The Children's Book
When I think of the works of author A. S. Byatt, I think of layers built upon layers and stories within stories. The first novel I read by Byatt was Possession, and I found the story of two modern day English professors solving a love mystery enjoyable. With that said, however, I also found the book to be overly detailed, thinking at the time that 100 pages could easily have been edited out. When I delved into The Children's Book, I expected a similar reading experience, but I was pleasantly surprised that, at almost 700 pages, the novel flows nicely.
The setting for The Children's Book is Edwardian England during the years 1895-1919. The story surrounds the Wellwood family and their mysterious almost dreamlike existence. Olive Wellwood is the matriarch of the family and she, along with her husband Humphrey, are parents to seven very curious and passionate children. Olive writes children’s fairy tales for a living and for each of her children, she writes a special private story. Some of Olive’s tales are frightening and the reader who looks closely can see a correlation to her daily life.
The opening of the novel shows Olive taking in a young homeless boy named Philip who is a gifted artist. He becomes an apprentice to Benedict Fludd, a potter whose many dark secrets are hidden within his art work similar to how Olive’s fairy tales are layered with secrets that cannot be spoken out loud. Philip is an outsider, an observer of these two unusual families, the Fludds and the Wellwoods, and the reader experiences his surprise when mysteries are revealed and begin to unravel.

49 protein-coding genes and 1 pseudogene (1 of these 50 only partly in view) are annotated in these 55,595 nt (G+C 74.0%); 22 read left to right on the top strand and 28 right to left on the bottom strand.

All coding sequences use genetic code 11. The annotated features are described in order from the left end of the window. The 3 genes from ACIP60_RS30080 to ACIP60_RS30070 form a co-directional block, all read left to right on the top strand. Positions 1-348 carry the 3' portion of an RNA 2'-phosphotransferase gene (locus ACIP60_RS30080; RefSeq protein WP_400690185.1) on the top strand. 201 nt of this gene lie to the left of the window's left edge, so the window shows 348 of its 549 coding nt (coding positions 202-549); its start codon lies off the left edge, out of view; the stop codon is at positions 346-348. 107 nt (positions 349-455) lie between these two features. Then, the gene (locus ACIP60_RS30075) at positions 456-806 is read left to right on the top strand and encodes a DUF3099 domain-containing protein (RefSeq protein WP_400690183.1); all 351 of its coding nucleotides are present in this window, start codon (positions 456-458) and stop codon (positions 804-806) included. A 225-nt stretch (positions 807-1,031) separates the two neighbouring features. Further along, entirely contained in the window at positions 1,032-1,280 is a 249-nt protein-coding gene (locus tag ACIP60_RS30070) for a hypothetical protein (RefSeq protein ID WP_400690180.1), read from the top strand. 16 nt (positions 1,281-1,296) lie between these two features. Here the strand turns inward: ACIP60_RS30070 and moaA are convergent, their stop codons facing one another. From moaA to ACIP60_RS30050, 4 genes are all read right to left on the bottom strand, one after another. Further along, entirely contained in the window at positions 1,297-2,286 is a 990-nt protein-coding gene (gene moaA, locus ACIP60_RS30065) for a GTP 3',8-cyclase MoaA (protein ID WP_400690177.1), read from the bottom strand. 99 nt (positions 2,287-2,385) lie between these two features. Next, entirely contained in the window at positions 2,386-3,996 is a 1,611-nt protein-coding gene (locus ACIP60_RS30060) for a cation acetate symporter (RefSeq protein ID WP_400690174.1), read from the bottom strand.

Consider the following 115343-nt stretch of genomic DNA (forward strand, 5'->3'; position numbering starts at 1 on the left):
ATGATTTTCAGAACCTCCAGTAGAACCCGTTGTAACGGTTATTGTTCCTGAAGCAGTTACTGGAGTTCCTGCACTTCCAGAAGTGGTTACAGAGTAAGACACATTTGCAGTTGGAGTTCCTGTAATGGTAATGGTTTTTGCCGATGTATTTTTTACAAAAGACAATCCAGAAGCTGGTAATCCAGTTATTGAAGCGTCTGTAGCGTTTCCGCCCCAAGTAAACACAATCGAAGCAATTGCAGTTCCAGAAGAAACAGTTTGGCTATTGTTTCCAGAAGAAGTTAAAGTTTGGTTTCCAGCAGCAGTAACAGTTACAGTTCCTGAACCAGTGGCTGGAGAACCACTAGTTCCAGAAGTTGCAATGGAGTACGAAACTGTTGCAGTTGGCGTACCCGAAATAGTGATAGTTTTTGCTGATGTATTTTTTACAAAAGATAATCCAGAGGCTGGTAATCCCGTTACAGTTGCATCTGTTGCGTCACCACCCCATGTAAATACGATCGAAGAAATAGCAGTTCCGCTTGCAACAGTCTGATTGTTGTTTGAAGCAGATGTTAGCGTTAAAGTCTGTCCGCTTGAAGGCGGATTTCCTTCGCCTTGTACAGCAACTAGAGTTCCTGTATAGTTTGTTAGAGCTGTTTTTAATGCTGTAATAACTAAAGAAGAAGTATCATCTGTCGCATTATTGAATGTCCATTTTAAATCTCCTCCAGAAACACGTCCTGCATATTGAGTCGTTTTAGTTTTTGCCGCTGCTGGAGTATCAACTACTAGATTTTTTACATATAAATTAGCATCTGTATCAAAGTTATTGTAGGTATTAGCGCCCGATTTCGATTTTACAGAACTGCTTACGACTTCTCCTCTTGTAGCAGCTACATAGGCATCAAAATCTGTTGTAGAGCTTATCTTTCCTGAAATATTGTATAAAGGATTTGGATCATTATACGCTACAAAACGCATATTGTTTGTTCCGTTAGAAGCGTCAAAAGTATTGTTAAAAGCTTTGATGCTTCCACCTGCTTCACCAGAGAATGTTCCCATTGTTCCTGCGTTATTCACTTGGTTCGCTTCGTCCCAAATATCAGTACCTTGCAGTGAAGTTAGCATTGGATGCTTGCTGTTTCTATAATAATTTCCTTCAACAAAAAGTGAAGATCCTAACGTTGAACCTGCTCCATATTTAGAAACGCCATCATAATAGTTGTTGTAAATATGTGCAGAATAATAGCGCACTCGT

The Children's Book is hard to describe in a short review. For me, the dominate theme is a mother’s love for her child and this is demonstrated with not only Olive but also with her sister, Violet, who is a caregiver for the children. The reader is introduced to many characters right at the beginning and the flow of the novel seems to focus on one or two people, a conversation or a situation and then move on rather quickly to a different experience. As guests arrive at the family estate for the annual midsummer party, the reader is treated to a tantalizing description of plays, marionette shows, feasts and heated political discussion, a perfect forewarning of things to come. Byatt incorporates, in interesting detail, the progressive political beliefs of the Wellwood family and their friends. The Children's Book is a story within a story and is layers upon layers where so much is happening that the reader is afraid to blink her eye for fear of missing something important.